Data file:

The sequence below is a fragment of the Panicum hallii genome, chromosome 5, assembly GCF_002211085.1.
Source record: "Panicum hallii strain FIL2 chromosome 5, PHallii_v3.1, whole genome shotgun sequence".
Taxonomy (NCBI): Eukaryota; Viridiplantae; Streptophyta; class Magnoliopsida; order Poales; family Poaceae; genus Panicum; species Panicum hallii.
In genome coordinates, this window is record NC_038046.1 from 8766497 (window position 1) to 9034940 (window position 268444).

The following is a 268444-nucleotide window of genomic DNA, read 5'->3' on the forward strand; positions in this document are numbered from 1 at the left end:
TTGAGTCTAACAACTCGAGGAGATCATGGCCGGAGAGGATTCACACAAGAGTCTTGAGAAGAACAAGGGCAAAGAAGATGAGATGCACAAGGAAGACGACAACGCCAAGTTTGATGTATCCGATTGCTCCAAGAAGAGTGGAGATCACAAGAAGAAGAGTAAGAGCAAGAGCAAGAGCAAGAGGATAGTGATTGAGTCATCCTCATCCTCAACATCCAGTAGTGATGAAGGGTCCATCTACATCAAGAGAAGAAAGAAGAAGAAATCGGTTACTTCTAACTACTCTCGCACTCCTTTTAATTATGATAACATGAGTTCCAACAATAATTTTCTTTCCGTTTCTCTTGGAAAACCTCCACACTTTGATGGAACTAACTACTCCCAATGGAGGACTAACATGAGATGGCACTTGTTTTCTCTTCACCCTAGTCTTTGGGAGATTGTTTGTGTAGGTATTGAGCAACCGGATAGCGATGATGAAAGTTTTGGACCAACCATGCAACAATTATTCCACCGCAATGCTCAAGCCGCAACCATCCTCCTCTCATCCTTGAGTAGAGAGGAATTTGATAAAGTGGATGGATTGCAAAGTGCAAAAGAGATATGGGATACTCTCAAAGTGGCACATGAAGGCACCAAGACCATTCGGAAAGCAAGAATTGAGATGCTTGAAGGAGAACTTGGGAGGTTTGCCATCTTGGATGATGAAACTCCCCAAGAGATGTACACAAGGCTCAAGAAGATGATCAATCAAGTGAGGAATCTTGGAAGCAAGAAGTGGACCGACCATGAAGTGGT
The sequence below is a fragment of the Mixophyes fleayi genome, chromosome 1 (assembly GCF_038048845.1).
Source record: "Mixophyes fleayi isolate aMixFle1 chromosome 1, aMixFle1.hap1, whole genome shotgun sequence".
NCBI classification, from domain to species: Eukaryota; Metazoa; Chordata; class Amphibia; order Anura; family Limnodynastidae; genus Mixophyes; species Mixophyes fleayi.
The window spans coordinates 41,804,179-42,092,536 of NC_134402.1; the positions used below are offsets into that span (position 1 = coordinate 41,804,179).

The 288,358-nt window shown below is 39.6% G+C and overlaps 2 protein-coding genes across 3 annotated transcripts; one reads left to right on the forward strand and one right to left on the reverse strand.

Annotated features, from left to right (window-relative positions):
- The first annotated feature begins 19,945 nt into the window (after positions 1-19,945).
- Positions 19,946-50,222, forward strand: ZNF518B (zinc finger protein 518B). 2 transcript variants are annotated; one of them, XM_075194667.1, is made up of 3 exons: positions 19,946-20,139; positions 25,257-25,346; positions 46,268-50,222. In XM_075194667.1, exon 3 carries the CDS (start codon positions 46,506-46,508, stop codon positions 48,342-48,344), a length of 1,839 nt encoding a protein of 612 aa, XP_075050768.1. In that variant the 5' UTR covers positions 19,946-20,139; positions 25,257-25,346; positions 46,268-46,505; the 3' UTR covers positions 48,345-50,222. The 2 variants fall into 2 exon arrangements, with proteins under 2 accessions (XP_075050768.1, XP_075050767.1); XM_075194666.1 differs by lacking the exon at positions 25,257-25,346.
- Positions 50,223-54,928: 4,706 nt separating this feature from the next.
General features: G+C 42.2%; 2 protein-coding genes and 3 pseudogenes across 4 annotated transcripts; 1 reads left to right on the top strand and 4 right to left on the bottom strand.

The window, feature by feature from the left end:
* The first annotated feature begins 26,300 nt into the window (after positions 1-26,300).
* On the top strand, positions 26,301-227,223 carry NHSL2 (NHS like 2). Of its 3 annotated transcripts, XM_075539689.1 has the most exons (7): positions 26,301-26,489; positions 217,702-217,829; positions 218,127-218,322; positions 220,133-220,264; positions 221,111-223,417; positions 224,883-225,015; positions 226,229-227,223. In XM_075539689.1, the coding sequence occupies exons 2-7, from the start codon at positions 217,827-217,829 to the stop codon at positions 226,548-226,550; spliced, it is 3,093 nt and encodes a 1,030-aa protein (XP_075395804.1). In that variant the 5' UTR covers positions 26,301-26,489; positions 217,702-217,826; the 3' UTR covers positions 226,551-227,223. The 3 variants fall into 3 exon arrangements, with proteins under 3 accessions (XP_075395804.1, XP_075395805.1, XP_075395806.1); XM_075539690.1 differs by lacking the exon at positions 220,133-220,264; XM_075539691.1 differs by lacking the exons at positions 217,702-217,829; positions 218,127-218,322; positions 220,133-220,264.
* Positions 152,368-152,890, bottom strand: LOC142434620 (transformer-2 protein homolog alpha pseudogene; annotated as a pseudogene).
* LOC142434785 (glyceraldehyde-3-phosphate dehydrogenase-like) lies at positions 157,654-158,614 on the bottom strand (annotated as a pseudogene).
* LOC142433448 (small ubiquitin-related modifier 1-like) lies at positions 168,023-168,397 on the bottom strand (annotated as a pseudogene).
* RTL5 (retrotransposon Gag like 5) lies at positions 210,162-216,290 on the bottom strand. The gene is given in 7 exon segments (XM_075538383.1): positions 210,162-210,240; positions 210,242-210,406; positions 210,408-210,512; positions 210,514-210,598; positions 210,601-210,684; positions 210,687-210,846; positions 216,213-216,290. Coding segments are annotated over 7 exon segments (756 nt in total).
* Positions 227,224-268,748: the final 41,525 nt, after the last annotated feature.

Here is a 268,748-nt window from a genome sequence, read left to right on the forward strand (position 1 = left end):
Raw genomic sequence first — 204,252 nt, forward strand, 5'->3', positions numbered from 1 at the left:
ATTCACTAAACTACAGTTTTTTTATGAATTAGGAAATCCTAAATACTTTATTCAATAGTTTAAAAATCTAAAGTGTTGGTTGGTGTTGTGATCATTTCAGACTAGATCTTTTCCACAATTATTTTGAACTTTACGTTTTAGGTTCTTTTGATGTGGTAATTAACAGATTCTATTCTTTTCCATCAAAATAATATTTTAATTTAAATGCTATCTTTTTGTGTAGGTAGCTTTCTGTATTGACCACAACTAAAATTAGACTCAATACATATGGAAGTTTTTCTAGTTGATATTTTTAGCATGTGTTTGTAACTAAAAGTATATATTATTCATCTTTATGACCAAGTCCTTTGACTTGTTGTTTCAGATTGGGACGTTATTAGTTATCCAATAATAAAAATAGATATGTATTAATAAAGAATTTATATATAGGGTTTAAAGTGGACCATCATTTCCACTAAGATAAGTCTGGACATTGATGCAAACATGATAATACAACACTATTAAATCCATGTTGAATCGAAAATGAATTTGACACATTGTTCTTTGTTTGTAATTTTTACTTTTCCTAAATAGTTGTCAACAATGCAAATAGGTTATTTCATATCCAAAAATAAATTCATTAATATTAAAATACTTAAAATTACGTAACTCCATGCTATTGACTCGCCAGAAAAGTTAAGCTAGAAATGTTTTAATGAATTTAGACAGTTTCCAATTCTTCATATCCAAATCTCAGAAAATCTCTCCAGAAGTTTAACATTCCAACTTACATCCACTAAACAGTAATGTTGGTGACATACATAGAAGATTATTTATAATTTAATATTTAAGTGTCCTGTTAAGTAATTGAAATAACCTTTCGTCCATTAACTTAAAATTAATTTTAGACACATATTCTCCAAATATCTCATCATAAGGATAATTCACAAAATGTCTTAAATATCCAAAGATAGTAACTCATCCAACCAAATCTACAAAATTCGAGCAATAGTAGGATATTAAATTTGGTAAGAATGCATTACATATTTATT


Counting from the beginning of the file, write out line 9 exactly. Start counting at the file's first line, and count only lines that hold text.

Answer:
NCBI classification, from domain to species: Eukaryota; Metazoa; Chordata; class Amphibia; order Anura; family Limnodynastidae; genus Mixophyes; species Mixophyes fleayi.